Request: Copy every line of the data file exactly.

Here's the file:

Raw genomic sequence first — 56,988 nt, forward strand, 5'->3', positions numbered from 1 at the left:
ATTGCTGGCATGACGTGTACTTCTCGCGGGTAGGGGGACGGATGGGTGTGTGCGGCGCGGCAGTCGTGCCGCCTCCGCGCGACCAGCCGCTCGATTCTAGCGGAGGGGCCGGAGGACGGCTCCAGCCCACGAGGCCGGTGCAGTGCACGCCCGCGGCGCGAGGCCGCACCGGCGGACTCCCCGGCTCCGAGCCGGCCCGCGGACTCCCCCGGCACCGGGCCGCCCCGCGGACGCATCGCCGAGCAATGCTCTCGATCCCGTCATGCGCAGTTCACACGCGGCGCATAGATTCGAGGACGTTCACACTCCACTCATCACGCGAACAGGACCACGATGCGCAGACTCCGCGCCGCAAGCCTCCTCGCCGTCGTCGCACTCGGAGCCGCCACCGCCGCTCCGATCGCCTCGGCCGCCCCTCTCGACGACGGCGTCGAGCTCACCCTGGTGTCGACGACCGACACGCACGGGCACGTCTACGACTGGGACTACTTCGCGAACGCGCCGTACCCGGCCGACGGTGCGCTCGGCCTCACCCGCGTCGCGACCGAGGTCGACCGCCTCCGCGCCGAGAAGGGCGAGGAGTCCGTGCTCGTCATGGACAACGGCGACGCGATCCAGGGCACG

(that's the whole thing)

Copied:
Raw genomic sequence first — 56,988 nt, forward strand, 5'->3', positions numbered from 1 at the left:
ATTGCTGGCATGACGTGTACTTCTCGCGGGTAGGGGGACGGATGGGTGTGTGCGGCGCGGCAGTCGTGCCGCCTCCGCGCGACCAGCCGCTCGATTCTAGCGGAGGGGCCGGAGGACGGCTCCAGCCCACGAGGCCGGTGCAGTGCACGCCCGCGGCGCGAGGCCGCACCGGCGGACTCCCCGGCTCCGAGCCGGCCCGCGGACTCCCCCGGCACCGGGCCGCCCCGCGGACGCATCGCCGAGCAATGCTCTCGATCCCGTCATGCGCAGTTCACACGCGGCGCATAGATTCGAGGACGTTCACACTCCACTCATCACGCGAACAGGACCACGATGCGCAGACTCCGCGCCGCAAGCCTCCTCGCCGTCGTCGCACTCGGAGCCGCCACCGCCGCTCCGATCGCCTCGGCCGCCCCTCTCGACGACGGCGTCGAGCTCACCCTGGTGTCGACGACCGACACGCACGGGCACGTCTACGACTGGGACTACTTCGCGAACGCGCCGTACCCGGCCGACGGTGCGCTCGGCCTCACCCGCGTCGCGACCGAGGTCGACCGCCTCCGCGCCGAGAAGGGCGAGGAGTCCGTGCTCGTCATGGACAACGGCGACGCGATCCAGGGCACG